Thank you, Mr. Chairman, for this invitation to testify on providing health insurance to young adults enrolled as dependents in the Federal Employees Health Benefits Program (FEHBP). The Committee is to be commended for exploring ways to stem the growing tide of uninsured young adults in the United States. Adults ages 19 to 29 are the fastest growing age group among people who lack health insurance in the United States. The number of uninsured young adults ages 19 to 29 climbed to 13.7 million in 2006, up from 13.3 million in 2005. Young adults are disproportionately represented among people who lack health insurance, accounting for 30 percent of the 46.4 million uninsured people under age 65, even though they comprise just 17 percent of the population. They are a significant driver of the annual growth in the number of uninsured people under age 65, accounting for about 17 percent of the increase in 2006.
Why Do Young Adults Become Uninsured?
- The most gaping hole in our voluntary, employment-based health insurance system occurs when people do not have access to employer coverage and have incomes that are too high to qualify for Medicaid and the State Childrens Health Insurance Program (SCHIP).
- The individual insurance market has proven to be a largely inadequate substitute for employer group coverage because of underwriting in many states and the fact that people face the full cost of the premium.
- Young people making the transition from childhood to adulthood fall into this gap in greater frequency than any other age group.
- Young adults are at risk of losing access to employer coverage or public insurance programs at two critical transition points: nineteenth birthdays or graduation from high school, and graduation from college.
Critical Transition Points: 19th Birthdays and High School Graduation
- Young adults covered as dependents on their parent's employer policies often lose their eligibility for that coverage at age 19 or graduation from high school, particularly if they do not go on to college. Among employers who offer coverage, nearly 60 percent do not insure dependent children over age 18 or 19 if they do not attend college.
- Similarly, Medicaid and SCHIP reclassify all teenagers as adults on their 19th birthdays. Most low-income young adults are ineligible for Medicaid, since eligibility for adults in most states generally is restricted to very-low-income parents or disabled adults.
- As a result of these public and private insurance rules, uninsured rates jump sharply at age 19, rising from 11 percent among children age 18 and under to 30 percent among those ages 19 to 29. Low-income young adults are particularly at risk of losing coverage: among those in families with incomes under poverty, more than half (51%) are uninsured, compared with about one of five (20%) low-income children age 18 and under.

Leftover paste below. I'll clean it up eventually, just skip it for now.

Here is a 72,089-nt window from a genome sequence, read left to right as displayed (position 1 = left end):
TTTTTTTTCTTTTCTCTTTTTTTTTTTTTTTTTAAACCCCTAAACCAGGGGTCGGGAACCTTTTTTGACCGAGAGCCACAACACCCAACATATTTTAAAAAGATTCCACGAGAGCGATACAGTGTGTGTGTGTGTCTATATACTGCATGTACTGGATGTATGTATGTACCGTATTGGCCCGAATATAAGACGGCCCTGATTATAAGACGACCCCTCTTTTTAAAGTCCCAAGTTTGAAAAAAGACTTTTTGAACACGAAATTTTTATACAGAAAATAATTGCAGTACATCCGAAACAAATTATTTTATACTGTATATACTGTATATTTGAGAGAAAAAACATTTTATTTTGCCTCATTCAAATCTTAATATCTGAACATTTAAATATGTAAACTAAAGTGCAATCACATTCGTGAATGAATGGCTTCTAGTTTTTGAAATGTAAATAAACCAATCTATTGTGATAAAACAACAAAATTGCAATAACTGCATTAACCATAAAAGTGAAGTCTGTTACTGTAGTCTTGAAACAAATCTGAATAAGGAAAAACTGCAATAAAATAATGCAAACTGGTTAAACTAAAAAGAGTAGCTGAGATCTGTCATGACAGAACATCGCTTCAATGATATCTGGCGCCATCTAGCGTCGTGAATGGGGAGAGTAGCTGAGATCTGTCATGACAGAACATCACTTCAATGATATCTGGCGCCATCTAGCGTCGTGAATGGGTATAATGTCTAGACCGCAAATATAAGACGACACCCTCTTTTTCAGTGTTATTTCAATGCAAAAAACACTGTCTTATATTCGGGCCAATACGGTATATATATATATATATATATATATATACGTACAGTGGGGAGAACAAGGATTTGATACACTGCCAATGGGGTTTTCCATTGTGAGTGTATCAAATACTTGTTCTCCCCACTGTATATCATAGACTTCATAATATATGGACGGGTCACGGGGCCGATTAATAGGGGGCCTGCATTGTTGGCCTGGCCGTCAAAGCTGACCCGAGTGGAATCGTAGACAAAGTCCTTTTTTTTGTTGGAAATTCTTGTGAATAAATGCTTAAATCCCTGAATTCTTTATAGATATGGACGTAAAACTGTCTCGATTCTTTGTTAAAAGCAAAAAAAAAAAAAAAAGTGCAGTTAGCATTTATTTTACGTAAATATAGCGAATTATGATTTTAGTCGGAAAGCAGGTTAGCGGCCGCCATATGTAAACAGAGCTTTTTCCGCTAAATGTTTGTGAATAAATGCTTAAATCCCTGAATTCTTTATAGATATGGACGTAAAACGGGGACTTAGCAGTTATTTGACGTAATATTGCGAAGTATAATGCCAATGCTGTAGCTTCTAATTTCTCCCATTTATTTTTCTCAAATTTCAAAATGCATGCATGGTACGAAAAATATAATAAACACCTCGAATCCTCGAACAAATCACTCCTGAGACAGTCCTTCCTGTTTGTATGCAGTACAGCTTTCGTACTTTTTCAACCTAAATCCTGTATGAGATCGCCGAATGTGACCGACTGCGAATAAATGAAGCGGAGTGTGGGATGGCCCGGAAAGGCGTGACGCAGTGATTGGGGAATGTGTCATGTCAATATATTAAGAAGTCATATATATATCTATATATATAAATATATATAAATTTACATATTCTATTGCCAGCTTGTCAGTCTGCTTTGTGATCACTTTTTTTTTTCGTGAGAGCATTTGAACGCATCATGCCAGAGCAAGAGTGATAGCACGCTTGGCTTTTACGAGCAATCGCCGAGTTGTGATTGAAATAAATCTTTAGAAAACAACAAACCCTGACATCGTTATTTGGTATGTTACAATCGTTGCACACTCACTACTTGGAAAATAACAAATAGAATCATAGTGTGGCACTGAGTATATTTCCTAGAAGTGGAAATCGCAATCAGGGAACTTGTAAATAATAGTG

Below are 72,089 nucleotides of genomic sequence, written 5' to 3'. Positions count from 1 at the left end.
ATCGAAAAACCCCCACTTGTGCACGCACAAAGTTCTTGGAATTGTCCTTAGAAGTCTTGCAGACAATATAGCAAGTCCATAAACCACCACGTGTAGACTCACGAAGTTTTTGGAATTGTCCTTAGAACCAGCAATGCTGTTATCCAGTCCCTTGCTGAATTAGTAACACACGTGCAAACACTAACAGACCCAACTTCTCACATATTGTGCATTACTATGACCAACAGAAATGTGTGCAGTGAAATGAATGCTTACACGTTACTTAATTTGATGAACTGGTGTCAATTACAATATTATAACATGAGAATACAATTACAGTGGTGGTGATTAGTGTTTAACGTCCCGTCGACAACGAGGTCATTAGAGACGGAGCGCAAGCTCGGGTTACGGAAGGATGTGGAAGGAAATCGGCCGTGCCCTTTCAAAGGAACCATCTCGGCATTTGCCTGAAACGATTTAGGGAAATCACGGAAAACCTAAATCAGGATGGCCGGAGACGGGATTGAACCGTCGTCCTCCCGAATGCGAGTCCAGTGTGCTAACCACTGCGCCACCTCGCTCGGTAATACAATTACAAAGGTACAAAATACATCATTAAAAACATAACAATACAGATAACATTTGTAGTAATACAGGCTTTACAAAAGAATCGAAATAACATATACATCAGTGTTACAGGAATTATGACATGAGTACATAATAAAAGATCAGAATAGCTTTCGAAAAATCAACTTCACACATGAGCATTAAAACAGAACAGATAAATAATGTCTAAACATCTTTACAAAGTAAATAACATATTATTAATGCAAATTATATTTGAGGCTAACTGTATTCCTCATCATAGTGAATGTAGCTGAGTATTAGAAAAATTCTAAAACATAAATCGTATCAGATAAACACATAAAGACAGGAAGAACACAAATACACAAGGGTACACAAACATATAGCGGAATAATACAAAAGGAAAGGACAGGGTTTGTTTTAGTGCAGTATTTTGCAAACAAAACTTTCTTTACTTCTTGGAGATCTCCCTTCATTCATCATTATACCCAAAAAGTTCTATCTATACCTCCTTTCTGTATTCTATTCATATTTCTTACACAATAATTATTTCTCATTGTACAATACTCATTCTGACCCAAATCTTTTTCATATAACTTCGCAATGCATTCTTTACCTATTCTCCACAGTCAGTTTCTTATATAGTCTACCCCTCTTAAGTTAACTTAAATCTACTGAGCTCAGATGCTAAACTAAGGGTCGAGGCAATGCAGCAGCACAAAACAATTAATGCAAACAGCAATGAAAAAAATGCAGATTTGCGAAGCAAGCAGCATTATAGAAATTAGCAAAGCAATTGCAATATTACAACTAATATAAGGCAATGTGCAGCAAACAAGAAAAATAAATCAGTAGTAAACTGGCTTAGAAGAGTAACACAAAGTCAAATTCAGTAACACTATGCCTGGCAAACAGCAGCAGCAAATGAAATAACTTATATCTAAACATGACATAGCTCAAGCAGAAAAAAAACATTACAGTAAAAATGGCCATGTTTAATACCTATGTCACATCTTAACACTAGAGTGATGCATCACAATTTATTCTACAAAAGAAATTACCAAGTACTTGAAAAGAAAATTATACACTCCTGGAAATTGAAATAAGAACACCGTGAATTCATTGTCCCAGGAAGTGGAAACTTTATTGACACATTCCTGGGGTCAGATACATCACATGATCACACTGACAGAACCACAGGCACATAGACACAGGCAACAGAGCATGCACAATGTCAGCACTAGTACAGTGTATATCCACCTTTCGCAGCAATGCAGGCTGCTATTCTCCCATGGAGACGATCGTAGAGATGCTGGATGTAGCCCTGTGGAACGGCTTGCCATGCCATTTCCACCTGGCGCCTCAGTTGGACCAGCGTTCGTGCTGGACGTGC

- Young adults who enroll in college full-time when they graduate from high school are the most likely in their age group to have insurance coverage, primarily because they are able to maintain eligibility under their parents' employer's policies. Some full-time students also gain coverage through plans offered by universities or through the individual insurance market.
- According to an analysis of the Survey of Income and Program Participation (SIPP), among all young adults graduating from high school, three of 10 are uninsured for some time in the year following high school. Half of young adults who graduate from high school but do not go to college are uninsured for some time during the year following their graduationtwice the rate for young adults who attended college.
- For young adults entering the labor market without the benefit of a college education, the jobs available are those that are least likely to have health benefitsjobs that pay low wages, are with small companies, or are part-time or temporary.
Critical Transition Points: College Graduation
- Among young adults who go to college, the year following their college graduation also can be perilous with respect to health insurance coverage. Coverage available to them as students either through a parent's employer or a student health plan is lost upon graduation.
- As new entrants to the labor force, albeit with a college education, they confront hazards that reduce their likelihood of having coverage similar to those faced by high school graduates: waiting periods, temporary positions, lower-wage jobs, employment in small firms, and job turnover.
- Of those college students who graduated during 1996-2000, 38 percent were uninsured for at least part of the time in the year following graduation, with 21 percent uninsured for six months or more. Based on the experiences of recent graduates, nearly two of five college graduates can expect to spend at least some time uninsured in the year just after graduation.
What Are the Demographics of Uninsured Young Adults?
- By far, the young adults most at risk of lacking coverage are those from low-income households. Of all uninsured young adults ages 1929, more than 7 in 10 (72%) have household incomes of less than 200 percent of poverty.
- Young adults in low income households are both more likely to experience some time uninsured and to go without coverage for long periods of time. In the analysis of the SIPP, nearly 80 percent of young adults with incomes under 200 percent of poverty level were uninsured for at least part of a four-year period; more than half (52%) were uninsured for 13 months or more.
- Nearly half of uninsured young adults are white. But Hispanics and African Americans are both at greater risk of being uninsured than white young adults: 34 percent of African Americans and 52 percent of Hispanics ages 19 to 29 are uninsured, compared with 23 percent of whites in that age range.